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#6. Write a Case Study
Before I write any new content, the first thing I do is search for statistical evidence of the point I want to make. The way I see it, my audience will have an easier time listening to me if I point them to solid proof.
That’s why case studies are so powerful. Find a client’s before-and-after success story, write it up with tons of visuals and statistics, and publish on your site (with client’s consent of course). If your case study makes a solid argument for why CTAs belong above the fold, others may find your data valuable enough to link to and use in their own work.
#7. Showcase Partner Logos
This is one of those tit-for-tat situations, but nevertheless is one that will work if you get a valuable backlink out of it. If your business partners with high-profile companies, talk to them about showing off your logos on each other’s websites.
#8. Provide Reviews for Others
Yes, it can be annoying to receive a testimonial or review request from someone when you’re in the middle of a rush rebranding job and barely have time to stop and collect last month’s invoices. The next time this happens, however, I’d urge you to just say “yes”. In exchange for a testimonial or review, you can ask them to include a link back to your site.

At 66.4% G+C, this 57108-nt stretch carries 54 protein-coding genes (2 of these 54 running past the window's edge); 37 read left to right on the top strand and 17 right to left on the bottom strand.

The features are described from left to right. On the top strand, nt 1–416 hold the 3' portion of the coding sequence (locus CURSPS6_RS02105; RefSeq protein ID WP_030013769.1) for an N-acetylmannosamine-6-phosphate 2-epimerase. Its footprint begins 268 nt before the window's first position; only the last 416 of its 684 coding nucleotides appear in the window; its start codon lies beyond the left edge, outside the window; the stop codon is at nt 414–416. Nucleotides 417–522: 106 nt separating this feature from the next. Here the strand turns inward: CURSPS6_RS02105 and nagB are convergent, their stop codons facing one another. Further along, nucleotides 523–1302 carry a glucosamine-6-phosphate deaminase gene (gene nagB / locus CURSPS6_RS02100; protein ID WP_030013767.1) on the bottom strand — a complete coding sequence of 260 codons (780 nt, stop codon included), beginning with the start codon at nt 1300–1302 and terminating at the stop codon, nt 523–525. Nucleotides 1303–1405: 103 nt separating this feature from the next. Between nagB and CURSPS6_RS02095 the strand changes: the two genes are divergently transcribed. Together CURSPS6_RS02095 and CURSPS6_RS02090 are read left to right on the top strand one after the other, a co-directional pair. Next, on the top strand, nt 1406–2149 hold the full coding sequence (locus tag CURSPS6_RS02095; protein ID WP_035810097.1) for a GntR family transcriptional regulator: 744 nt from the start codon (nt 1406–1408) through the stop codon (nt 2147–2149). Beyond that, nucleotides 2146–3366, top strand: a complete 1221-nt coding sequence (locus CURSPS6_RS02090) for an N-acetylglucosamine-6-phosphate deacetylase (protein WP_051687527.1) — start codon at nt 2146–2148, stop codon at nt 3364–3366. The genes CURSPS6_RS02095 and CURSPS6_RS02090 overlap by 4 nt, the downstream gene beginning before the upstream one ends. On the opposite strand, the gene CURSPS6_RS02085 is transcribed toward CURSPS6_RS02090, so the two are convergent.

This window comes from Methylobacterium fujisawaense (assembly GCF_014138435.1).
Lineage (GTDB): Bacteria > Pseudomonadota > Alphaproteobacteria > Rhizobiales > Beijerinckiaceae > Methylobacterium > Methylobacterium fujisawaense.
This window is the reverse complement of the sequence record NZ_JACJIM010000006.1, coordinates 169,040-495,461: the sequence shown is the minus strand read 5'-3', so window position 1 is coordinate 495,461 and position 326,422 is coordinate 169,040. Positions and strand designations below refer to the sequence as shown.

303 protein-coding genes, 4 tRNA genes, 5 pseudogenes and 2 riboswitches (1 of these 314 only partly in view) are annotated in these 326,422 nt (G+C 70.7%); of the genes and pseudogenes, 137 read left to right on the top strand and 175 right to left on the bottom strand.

#9. Get Your Link Out on Social
Although Google has made it clear they don’t (or, more accurately, can’t) use social media as a ranking factor for websites, that doesn’t mean social can’t be used for backlinking opportunities. You can:
- Add your site’s URL to all your social media profiles—for your company, yourself, and maybe even encourage employees to do so as well.
- Promote your content and business’s products or services through posts on social.